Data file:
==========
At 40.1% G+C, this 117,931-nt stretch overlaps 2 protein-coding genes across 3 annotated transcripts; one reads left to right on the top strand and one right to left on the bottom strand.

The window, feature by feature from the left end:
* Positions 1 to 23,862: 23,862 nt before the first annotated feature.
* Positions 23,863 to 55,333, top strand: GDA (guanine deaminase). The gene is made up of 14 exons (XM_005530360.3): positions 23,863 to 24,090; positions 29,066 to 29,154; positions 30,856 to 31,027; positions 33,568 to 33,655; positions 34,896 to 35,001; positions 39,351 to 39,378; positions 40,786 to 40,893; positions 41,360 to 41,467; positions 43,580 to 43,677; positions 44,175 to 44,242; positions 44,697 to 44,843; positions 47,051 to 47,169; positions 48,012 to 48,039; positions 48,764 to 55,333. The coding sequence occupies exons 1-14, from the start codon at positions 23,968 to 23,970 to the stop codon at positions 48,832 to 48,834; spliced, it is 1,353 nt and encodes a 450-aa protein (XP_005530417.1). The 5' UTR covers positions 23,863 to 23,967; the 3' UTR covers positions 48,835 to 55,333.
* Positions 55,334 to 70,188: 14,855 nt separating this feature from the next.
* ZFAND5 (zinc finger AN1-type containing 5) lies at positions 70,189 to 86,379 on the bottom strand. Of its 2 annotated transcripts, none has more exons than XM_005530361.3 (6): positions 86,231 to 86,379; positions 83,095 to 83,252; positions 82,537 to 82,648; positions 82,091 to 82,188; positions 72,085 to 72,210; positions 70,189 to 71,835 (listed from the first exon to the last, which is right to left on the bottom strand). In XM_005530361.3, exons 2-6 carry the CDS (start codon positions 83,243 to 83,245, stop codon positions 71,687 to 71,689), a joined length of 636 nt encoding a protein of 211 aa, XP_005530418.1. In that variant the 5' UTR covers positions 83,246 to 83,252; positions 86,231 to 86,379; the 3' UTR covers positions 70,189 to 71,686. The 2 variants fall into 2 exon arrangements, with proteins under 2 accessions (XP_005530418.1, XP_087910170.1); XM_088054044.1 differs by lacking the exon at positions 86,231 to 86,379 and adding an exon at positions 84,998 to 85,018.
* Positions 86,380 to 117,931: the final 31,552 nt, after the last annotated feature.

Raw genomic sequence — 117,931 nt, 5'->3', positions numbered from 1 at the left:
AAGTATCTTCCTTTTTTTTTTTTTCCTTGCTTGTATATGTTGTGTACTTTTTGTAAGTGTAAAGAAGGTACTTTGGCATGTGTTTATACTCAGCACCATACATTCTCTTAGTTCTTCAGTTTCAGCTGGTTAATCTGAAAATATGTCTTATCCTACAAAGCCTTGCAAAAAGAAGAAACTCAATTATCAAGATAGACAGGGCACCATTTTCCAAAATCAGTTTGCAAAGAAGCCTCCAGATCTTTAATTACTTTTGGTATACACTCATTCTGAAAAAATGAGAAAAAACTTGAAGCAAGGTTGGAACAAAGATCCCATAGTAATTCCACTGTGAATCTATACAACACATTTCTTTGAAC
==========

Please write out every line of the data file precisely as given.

At 40.1% G+C, this 117,931-nt stretch overlaps 2 protein-coding genes across 3 annotated transcripts; one reads left to right on the top strand and one right to left on the bottom strand.

The window, feature by feature from the left end:
* Positions 1 to 23,862: 23,862 nt before the first annotated feature.
* Positions 23,863 to 55,333, top strand: GDA (guanine deaminase). The gene is made up of 14 exons (XM_005530360.3): positions 23,863 to 24,090; positions 29,066 to 29,154; positions 30,856 to 31,027; positions 33,568 to 33,655; positions 34,896 to 35,001; positions 39,351 to 39,378; positions 40,786 to 40,893; positions 41,360 to 41,467; positions 43,580 to 43,677; positions 44,175 to 44,242; positions 44,697 to 44,843; positions 47,051 to 47,169; positions 48,012 to 48,039; positions 48,764 to 55,333. The coding sequence occupies exons 1-14, from the start codon at positions 23,968 to 23,970 to the stop codon at positions 48,832 to 48,834; spliced, it is 1,353 nt and encodes a 450-aa protein (XP_005530417.1). The 5' UTR covers positions 23,863 to 23,967; the 3' UTR covers positions 48,835 to 55,333.
* Positions 55,334 to 70,188: 14,855 nt separating this feature from the next.
* ZFAND5 (zinc finger AN1-type containing 5) lies at positions 70,189 to 86,379 on the bottom strand. Of its 2 annotated transcripts, none has more exons than XM_005530361.3 (6): positions 86,231 to 86,379; positions 83,095 to 83,252; positions 82,537 to 82,648; positions 82,091 to 82,188; positions 72,085 to 72,210; positions 70,189 to 71,835 (listed from the first exon to the last, which is right to left on the bottom strand). In XM_005530361.3, exons 2-6 carry the CDS (start codon positions 83,243 to 83,245, stop codon positions 71,687 to 71,689), a joined length of 636 nt encoding a protein of 211 aa, XP_005530418.1. In that variant the 5' UTR covers positions 83,246 to 83,252; positions 86,231 to 86,379; the 3' UTR covers positions 70,189 to 71,686. The 2 variants fall into 2 exon arrangements, with proteins under 2 accessions (XP_005530418.1, XP_087910170.1); XM_088054044.1 differs by lacking the exon at positions 86,231 to 86,379 and adding an exon at positions 84,998 to 85,018.
* Positions 86,380 to 117,931: the final 31,552 nt, after the last annotated feature.

Raw genomic sequence — 117,931 nt, 5'->3', positions numbered from 1 at the left:
AAGTATCTTCCTTTTTTTTTTTTTCCTTGCTTGTATATGTTGTGTACTTTTTGTAAGTGTAAAGAAGGTACTTTGGCATGTGTTTATACTCAGCACCATACATTCTCTTAGTTCTTCAGTTTCAGCTGGTTAATCTGAAAATATGTCTTATCCTACAAAGCCTTGCAAAAAGAAGAAACTCAATTATCAAGATAGACAGGGCACCATTTTCCAAAATCAGTTTGCAAAGAAGCCTCCAGATCTTTAATTACTTTTGGTATACACTCATTCTGAAAAAATGAGAAAAAACTTGAAGCAAGGTTGGAACAAAGATCCCATAGTAATTCCACTGTGAATCTATACAACACATTTCTTTGAAC